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Topic: Analog read value -> dB (Read 11265 times)previous topic - next topic

Xeyow Apr 27, 2015, 12:53 pm
Hello guys.

I just bought this mic: https://www.sparkfun.com/products/9964

I connected it the arduino, loaded a simple sketch: "analogRead(0)", i get some values between 0 - 1023. But that`s not the problem. I want to know if there is a mathematical formula that can convert this value (0 - 1023) into dB. I need to get that dB value for a project i`m working on..

Any ideas?

TY

DVDdoug #1
Apr 27, 2015, 04:48 pmLast Edit: Apr 27, 2015, 04:49 pm by DVDdoug
The bad news is we don't know the sensitivity of the mic.....  That means you need an SPL meter to calibrate the SPL meter you are building!

dB = 20 x log(Vreading/Vreference).   (We don't need the actual voltage since we know the ADC reading is proportional to voltage.)

Here's an example:

You play a test tone set to 80dB SPL on your SPL meter.    You Arduino ADC gets a peak reading of 200.*

Change the volume of the tone and your ADC reads 400.    Now we can calculate the relative dB change:   20 log(400/200) = 6dB.   Add that to our 80dB reference and the sound level is 86dB SPL.

If you read 100 your dB calculation will be -6dB, which would correspond to 74dB SPL.

* Of course that's a totally made-up example.   We have no idea what reading you are going to get at 80dB SPL.

And, since sound is pressure waves that go positive & negative and pass through zero, your readings will "look" random, but they will be constrained within a range and you can pick-out the peaks.

Also, the SparkFun board is biased at 2.5V, which means it should read about 512 with silence.    You need to subtract the bias from your readings...   A signal level that peaks at +200 and -200 will read between 312 and 712.

Note:  It's not easy to make a "proper" SPL meter.    Technically, you should be using RMS instead of peak level and you generally "weight" the readings due to the ear's different sensitivity at different frequencies.    But, you can make something that works reasonably well for casual (non-scientific or non-regulatory) use.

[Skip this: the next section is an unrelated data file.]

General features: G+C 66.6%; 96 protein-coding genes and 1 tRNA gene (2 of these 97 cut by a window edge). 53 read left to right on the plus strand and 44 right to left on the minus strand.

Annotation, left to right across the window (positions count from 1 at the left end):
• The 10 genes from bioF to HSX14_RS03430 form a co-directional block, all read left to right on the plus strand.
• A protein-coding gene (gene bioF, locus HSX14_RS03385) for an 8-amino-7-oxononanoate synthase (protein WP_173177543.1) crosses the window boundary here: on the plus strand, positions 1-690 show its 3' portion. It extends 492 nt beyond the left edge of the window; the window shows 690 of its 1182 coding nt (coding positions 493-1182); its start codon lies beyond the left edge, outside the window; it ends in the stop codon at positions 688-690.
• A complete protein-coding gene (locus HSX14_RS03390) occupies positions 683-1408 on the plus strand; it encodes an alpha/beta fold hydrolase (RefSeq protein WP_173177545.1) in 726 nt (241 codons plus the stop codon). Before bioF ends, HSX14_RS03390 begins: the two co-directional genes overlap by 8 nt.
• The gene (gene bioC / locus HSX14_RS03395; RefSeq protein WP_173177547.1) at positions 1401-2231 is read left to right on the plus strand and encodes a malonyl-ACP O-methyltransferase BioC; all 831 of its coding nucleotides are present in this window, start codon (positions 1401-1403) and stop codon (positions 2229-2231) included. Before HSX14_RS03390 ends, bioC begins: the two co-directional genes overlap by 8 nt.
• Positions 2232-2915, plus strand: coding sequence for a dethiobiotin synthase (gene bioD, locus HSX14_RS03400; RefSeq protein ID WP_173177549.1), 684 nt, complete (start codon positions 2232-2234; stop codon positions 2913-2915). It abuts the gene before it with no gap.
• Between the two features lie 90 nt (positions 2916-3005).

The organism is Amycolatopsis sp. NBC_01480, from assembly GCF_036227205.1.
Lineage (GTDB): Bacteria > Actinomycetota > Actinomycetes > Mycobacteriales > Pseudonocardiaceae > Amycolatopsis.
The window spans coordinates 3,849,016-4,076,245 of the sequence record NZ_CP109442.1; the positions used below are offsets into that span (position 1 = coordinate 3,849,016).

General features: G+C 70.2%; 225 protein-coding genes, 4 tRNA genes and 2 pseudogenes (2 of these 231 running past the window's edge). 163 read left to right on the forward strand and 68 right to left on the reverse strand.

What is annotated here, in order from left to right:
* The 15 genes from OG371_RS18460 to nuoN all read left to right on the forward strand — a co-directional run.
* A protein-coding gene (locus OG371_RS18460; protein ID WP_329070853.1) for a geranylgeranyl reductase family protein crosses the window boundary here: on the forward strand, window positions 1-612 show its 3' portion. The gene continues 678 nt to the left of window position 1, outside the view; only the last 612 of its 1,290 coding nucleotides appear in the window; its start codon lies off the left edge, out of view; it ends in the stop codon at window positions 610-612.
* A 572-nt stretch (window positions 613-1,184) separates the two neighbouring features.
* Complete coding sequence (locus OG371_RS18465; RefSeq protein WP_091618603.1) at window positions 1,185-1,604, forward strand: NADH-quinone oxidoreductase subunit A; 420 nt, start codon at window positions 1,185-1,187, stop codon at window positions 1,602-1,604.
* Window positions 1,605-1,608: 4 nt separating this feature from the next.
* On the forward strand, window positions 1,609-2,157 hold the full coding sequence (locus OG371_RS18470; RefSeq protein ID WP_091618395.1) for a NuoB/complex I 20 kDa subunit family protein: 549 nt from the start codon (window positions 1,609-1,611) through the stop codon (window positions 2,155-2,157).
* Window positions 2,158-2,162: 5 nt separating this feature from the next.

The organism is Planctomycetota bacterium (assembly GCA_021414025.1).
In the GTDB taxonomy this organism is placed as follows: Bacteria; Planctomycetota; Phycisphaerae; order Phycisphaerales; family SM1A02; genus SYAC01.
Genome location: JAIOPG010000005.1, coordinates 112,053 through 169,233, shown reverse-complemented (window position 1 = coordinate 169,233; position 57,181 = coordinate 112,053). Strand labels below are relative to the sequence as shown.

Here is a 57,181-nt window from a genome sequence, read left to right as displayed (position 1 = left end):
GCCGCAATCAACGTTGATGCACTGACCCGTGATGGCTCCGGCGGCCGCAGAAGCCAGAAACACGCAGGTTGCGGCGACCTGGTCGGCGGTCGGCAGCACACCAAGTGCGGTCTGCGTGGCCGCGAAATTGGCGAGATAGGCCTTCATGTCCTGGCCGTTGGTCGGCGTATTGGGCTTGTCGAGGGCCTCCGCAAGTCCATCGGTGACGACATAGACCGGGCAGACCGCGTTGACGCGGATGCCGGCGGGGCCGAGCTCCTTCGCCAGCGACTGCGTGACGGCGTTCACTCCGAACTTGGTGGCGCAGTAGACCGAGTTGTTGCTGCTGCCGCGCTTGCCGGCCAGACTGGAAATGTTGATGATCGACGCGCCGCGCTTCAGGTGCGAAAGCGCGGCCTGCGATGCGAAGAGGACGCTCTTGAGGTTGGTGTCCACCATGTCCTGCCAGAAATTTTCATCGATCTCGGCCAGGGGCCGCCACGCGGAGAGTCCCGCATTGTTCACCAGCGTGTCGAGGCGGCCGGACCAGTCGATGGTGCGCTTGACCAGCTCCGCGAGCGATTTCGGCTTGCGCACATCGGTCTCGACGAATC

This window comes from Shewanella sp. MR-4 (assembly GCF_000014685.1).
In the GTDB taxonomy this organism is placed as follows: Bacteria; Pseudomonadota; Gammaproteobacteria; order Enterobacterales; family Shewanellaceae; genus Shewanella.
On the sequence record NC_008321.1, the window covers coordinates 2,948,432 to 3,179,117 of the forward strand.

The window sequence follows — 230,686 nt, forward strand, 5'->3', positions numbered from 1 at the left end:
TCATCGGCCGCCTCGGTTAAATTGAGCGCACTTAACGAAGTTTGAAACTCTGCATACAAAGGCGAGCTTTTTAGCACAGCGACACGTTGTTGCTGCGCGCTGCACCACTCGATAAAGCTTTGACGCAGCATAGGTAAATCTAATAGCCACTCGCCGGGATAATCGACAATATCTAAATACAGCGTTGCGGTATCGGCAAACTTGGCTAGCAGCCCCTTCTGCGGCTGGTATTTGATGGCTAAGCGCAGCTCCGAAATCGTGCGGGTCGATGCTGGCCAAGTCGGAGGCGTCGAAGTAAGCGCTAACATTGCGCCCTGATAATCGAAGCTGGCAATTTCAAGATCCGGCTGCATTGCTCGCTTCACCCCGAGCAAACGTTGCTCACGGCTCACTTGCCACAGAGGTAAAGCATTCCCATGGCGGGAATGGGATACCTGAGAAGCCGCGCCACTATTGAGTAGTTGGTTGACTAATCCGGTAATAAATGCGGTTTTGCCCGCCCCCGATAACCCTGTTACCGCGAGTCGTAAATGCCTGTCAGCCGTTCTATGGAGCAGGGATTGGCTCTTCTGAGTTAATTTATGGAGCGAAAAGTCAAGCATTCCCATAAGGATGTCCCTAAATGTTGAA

CommonRodent #2
Apr 28, 2015, 03:24 amLast Edit: Apr 28, 2015, 03:26 am by CommonRodent
To further that it might be possible to estimate the sensitivity from the datasheet - but it wont be accurate unless you calibrate it.

The microphone is -46dB (V/Pa)
The op-amp stage gain is stated as 100, which is +40dB
This gives a system sensitivity of: -46+40 = -6dB

This means an input of 100dB,2Pa (amplitude) should produce +-1V (approximately +-200 read from the ADC)

But the readings are biased around approx 2.5V, which is the means you need to subtract this value to find the amplitude. You could first measure the reading for no sound input to get the average, but if this drifts your small signal measurements will be distorted.

The bias_level should be around 480 - 530, as measured when there is no sound input
Code: [Select]

volts = (5.0 / 1024.0) * adc_ac
volts_db(peak) = -20.0 * log10(volts)
spl_db(peak) = volts_db + 6

But as DVDdoug said, the SPL for a single sample will vary, the better solution is to find the RMS over a period of time

Code: [Select]

for i in 1 to 100
sumSquare += capture_ac * capture_ac

rms = sqrt(sumSquare / 100)

JD90 #3
Nov 07, 2016, 12:03 pm
The microphone is -46dB (V/Pa)
The op-amp stage gain is stated as 100, which is +40dB
This gives a system sensitivity of: -46+40 = -6dB

Hey folks,

I bought a SparkFun Electret Microphone Breakout BOB-12758, it's the updated version of the BOB-9964. The op-amp stage gain is now 60 and not 100. What does it mean for dB? Is it now +24dB?

I couldn't find anything in the data sheet.

Thanks!

DVDdoug #4
Nov 07, 2016, 11:47 pmLast Edit: Nov 08, 2016, 12:06 am by DVDdoug
Quote
stage gain is now 60 and not 100. What does it mean for dB? Is it now +24dB?
A gain of 100 is +40dB =  20 x log(100)
A gain of 60 is +35.56dB

So with a gain of 60 your readings will be 4.44dB lower.   (For the same result, add 4.44dB.)

And, I still recommend you check your calibration with a real SPL meter.   (But even if you calibrate it, it won't work like a "real" SPL meter unless you are able to design-in the proper averaging & frequency-weighting...  You are making something that gives you a general indication of loudness, or you are making an "effect" or a "toy".)

JD90 #5
Nov 10, 2016, 11:45 amLast Edit: Nov 10, 2016, 12:16 pm by JD90
Thanks Doug!

Yes, I actually need just a general indication of loudness. No scientific device. But why I get 4.44dB lower?

The microphone is still -46dB (V/Pa)
The op-amp stage gain is stated as 60, which is +35.56dB
This gives a system sensitivity of: -46+35.5dB = -11dB

And therefore I thought that the readings are approx -11dB lower?

I will see whether I can find a SPL Meter. I've read some of your posts, but still not sure I got it or not.

For example: I measure a value of 300 at 40dB and a value 500 at 60dB, so whats the connection between those measurements. How can I put this into a formula?

Edit1:

Code: [Select]

volts = (5.0 / 1024.0) * adc_ac
volts_db(peak) = -20.0 * log10(volts)
spl_db(peak) = volts_db + 6

Edit2:

I found a db_meter_library at github. https://github.com/enen/db_meter_library

There is a comment that says "Please, calibrate analog sensor with an external "real" SPL meter and set apropiate ADC_SOUND_REF & DB_SOUND_REF values."

So I grab a SPL Meter, and measure for example a value of 300 at 40dB. Put the 300 as a an ADC_SOUND_REF and the 40dB as DB_SOUND_REF and in the best case I would get some dB values for other ADC values?

Thank you a lot!

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